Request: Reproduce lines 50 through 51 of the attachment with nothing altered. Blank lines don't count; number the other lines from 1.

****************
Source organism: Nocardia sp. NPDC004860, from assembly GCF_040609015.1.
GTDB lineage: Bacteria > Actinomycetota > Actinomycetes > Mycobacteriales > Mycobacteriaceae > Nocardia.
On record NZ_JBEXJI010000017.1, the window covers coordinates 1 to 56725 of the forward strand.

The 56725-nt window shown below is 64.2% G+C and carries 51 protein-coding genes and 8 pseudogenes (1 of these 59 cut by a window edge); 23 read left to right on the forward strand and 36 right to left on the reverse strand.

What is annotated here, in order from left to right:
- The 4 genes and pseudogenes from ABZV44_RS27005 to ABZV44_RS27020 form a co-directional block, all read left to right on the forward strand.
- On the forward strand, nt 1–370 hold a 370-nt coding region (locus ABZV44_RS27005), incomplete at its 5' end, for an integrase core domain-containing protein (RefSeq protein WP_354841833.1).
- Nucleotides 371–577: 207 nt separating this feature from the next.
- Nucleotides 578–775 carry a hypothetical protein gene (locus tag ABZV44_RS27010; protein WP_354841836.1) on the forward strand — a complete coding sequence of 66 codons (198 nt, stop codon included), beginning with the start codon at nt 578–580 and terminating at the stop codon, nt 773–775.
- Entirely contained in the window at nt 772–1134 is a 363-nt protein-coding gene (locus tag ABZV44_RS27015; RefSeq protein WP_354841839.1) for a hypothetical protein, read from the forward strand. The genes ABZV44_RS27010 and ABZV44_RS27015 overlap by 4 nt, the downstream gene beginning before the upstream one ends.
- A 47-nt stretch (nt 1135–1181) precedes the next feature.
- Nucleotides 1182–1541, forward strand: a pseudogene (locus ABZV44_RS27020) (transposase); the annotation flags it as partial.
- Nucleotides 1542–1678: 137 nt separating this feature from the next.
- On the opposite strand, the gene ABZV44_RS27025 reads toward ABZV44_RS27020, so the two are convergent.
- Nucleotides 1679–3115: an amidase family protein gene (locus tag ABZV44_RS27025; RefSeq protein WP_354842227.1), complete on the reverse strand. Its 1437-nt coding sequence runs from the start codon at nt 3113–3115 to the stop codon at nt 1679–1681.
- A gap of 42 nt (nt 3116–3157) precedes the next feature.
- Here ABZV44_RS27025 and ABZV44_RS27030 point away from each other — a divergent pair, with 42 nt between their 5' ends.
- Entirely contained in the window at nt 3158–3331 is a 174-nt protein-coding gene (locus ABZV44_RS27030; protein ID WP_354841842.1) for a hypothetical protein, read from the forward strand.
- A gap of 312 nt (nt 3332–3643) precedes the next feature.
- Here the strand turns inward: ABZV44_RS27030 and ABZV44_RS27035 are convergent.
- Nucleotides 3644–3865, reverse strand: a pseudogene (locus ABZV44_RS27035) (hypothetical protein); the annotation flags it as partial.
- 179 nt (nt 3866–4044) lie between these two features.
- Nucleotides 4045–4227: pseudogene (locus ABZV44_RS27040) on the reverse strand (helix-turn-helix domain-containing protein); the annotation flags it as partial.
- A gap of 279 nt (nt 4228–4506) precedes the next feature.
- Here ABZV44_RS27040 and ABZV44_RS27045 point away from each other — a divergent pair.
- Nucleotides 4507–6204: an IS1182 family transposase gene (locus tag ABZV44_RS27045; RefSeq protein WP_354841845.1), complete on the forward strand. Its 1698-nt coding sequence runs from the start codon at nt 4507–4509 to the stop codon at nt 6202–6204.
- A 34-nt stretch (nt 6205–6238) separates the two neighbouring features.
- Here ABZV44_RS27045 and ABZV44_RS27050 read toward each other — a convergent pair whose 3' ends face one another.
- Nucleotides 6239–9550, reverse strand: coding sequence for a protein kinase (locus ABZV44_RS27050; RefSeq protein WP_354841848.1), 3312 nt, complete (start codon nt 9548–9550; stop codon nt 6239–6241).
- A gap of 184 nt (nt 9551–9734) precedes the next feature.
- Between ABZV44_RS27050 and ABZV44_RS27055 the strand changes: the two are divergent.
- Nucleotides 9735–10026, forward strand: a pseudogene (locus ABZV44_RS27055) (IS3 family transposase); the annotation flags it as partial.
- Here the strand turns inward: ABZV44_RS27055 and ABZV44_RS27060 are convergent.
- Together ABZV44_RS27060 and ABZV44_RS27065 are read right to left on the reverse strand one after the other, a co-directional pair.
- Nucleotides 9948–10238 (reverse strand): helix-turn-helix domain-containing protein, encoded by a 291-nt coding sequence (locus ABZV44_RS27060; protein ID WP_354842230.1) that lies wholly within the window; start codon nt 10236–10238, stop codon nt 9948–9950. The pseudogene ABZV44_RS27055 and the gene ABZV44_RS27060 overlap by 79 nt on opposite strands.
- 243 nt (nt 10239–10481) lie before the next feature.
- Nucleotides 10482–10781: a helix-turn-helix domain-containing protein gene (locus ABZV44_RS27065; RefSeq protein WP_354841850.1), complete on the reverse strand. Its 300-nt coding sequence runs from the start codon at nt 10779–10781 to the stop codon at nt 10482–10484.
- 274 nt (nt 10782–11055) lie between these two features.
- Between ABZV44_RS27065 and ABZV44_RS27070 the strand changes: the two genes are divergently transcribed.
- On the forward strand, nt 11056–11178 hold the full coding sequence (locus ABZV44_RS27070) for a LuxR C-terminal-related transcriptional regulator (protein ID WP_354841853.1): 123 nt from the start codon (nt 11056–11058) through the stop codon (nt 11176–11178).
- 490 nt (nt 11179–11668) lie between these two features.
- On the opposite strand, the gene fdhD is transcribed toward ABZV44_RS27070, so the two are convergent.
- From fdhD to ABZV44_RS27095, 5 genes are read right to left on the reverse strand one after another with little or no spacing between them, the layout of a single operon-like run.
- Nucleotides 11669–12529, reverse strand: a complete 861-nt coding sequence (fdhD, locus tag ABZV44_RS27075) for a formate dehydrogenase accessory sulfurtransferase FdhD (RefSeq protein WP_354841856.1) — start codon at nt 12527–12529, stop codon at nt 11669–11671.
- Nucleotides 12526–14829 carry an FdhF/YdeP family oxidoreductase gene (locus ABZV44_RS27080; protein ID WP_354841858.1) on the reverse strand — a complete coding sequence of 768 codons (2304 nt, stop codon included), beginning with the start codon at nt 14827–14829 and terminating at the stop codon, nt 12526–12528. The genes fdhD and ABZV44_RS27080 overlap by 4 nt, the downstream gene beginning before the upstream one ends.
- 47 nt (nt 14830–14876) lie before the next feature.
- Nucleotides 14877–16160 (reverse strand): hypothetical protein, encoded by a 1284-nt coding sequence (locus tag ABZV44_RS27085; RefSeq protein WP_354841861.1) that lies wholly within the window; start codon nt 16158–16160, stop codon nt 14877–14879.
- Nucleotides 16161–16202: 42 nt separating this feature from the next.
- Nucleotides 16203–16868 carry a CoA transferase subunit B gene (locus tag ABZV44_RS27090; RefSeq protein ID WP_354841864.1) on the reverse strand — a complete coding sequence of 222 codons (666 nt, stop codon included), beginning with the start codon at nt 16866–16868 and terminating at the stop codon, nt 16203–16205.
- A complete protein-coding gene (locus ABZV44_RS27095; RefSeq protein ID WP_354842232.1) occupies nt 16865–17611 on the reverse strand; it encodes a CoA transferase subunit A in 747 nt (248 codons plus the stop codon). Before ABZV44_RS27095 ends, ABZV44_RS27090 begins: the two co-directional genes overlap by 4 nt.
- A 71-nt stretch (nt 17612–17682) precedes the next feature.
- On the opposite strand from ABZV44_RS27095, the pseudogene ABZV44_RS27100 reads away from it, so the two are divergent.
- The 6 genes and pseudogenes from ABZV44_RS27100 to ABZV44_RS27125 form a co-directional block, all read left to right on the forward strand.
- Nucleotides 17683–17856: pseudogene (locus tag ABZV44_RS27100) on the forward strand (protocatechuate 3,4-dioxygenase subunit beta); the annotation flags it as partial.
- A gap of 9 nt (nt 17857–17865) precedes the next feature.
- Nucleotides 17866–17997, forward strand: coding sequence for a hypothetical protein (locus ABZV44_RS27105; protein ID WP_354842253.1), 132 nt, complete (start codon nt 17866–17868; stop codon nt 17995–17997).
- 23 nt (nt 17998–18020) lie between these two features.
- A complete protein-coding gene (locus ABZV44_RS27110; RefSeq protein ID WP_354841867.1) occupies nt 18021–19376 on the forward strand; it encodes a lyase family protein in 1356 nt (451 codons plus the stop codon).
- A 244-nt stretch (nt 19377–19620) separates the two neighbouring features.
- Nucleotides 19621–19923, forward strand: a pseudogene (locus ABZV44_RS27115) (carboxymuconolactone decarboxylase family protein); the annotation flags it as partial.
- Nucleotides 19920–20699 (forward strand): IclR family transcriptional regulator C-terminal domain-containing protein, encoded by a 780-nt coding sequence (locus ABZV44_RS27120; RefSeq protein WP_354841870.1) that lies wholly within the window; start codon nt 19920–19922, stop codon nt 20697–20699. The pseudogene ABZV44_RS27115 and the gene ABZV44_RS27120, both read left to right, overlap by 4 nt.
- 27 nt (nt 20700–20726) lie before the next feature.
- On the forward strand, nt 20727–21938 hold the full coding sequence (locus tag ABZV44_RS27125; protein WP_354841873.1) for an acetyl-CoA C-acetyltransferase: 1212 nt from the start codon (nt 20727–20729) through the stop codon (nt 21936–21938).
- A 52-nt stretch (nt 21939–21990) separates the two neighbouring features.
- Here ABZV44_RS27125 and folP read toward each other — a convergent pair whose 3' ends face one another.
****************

- A complete protein-coding gene (locus ABZV44_RS27095; RefSeq protein ID WP_354842232.1) occupies nt 16865–17611 on the reverse strand; it encodes a CoA transferase subunit A in 747 nt (248 codons plus the stop codon). Before ABZV44_RS27095 ends, ABZV44_RS27090 begins: the two co-directional genes overlap by 4 nt.
- A 71-nt stretch (nt 17612–17682) precedes the next feature.